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RE: Japan Nuke Plant Accident Raised To Highest Level

Tue Apr 12, 2011 11:31 am

Quoting TheCommodore (Reply 24):
Japan has a long history of Tsunamis, as it dose earthquakes

That's not the point - at the time of construction, there was no reliable propagation data for that area. Even towns in Miyagi that were wiped out by tsunami in the Meiji era were rebuilt in exactly the same location, and destroyed again 3/11, simply because they were excellent locations for commercial fishing operations to be based.

Quoting TheCommodore (Reply 24):

Actually the wall was only 5.2 meters high. Japan has experienced Tsunamis higher than this in the past.

Yes but again, not in that precise area.

Quoting TheCommodore (Reply 24):
And the sea wall they did build, didn't even surround the entire plant, there was a massive opening in the middle of it !

Ummm, because it was designed for typhoon storm surge, not tsunamis.

Quoting TheCommodore (Reply 24):
Not sure how that has any bearing on this issue ?

See below.

Quoting Klaus (Reply 26):
Highly selective perception

As is the notion that simply because of human foibles, nuclear power is unacceptably risky.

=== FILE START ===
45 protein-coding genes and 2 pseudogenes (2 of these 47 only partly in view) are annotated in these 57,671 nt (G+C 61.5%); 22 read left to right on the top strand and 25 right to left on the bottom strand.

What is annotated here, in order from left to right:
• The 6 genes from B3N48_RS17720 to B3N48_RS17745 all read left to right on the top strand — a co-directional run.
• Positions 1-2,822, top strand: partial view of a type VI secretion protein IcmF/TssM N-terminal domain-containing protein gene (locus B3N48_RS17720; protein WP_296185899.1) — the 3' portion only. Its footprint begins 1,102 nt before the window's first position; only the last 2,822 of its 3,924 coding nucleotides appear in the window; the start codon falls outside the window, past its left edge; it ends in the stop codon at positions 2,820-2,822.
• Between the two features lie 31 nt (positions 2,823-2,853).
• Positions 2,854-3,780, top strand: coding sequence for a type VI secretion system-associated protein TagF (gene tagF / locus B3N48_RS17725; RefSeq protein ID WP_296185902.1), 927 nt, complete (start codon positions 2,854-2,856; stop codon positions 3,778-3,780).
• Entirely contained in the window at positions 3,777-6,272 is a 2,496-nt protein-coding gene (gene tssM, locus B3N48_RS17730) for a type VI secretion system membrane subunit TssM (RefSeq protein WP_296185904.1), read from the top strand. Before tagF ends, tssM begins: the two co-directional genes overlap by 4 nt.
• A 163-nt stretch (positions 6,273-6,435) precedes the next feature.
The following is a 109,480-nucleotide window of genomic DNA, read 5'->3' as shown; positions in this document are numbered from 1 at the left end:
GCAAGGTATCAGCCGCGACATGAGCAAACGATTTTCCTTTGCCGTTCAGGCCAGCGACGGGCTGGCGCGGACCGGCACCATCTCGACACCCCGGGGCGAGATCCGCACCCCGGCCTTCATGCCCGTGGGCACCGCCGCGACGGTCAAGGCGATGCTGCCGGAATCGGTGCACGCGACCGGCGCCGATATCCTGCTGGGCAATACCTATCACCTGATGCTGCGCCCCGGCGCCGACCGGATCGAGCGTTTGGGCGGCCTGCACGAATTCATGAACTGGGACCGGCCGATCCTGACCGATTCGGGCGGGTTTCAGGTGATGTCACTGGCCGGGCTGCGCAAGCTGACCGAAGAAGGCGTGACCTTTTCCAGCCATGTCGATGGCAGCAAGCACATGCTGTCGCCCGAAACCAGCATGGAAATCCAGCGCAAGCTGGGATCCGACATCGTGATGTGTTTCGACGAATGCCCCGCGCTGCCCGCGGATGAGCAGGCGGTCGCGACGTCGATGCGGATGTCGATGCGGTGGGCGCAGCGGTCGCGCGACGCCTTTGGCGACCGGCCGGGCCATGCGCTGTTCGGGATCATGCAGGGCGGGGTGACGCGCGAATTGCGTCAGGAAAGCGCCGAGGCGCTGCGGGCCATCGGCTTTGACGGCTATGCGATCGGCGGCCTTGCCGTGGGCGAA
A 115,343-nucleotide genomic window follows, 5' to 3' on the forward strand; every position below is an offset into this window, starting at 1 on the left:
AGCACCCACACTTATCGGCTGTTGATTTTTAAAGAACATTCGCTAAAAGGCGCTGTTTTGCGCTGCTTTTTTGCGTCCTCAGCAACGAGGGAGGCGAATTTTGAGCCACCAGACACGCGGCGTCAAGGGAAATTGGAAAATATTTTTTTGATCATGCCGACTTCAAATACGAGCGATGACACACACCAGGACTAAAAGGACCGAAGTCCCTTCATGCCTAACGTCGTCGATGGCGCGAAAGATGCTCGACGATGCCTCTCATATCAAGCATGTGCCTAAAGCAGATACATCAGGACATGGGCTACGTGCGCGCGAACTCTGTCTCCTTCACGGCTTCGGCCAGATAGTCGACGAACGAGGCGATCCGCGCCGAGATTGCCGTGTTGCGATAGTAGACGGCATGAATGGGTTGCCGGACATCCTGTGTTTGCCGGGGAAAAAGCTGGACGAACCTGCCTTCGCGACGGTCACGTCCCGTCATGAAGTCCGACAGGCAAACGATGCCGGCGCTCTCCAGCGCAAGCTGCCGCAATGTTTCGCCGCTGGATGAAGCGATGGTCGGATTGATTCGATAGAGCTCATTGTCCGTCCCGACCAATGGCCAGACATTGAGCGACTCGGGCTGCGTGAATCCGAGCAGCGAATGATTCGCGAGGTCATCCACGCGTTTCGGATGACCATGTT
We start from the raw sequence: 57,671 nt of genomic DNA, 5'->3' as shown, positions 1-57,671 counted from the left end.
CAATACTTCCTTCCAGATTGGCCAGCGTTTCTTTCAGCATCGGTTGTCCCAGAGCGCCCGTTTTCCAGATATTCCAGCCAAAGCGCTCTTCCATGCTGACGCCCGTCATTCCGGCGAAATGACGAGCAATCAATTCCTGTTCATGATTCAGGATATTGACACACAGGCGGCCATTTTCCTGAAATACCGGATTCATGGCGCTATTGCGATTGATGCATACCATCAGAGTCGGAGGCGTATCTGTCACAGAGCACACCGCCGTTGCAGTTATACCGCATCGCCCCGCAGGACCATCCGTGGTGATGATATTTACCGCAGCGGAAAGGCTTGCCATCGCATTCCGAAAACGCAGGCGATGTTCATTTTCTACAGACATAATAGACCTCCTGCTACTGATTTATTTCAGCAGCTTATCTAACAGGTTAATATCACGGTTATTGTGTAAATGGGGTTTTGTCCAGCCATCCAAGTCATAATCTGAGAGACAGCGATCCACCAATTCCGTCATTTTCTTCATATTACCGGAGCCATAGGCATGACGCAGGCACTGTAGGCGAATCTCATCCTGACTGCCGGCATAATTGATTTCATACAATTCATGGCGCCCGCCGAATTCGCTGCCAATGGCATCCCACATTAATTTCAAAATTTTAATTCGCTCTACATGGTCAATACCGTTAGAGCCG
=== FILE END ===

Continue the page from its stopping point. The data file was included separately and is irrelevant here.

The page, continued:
Quoting Klaus (Reply 26):

"Gross incompetence" can be found everywhere. Relatively recently one of the german reactors in Biblis just barely scraped by a major accident brought on by crew mistakes.

Not just the Fukushima reactors but probably most of the reactors installed worldwide have grave mistakes built into them on all kinds of levels, in many cases including their location.

With this attitude, how are you at all capable of setting foot on a commercial airliner? The mind boggles. There is risk in everything - manage it well, and you can mitigate impacts. Obviously the backup power setup at Fukushima was inadequate. Design engineers wanted a more robust system, and they were overruled by government managers who wanted the plant done to GE's simple specs to have the power online ASAP in a growing industrial region. That story has indeed been told before, but has nothing to do with nuclear energy being a fool's errand per se.

Quoting Klaus (Reply 26):
Fallible humans cannot safely operate a technology as unforgiving a this one.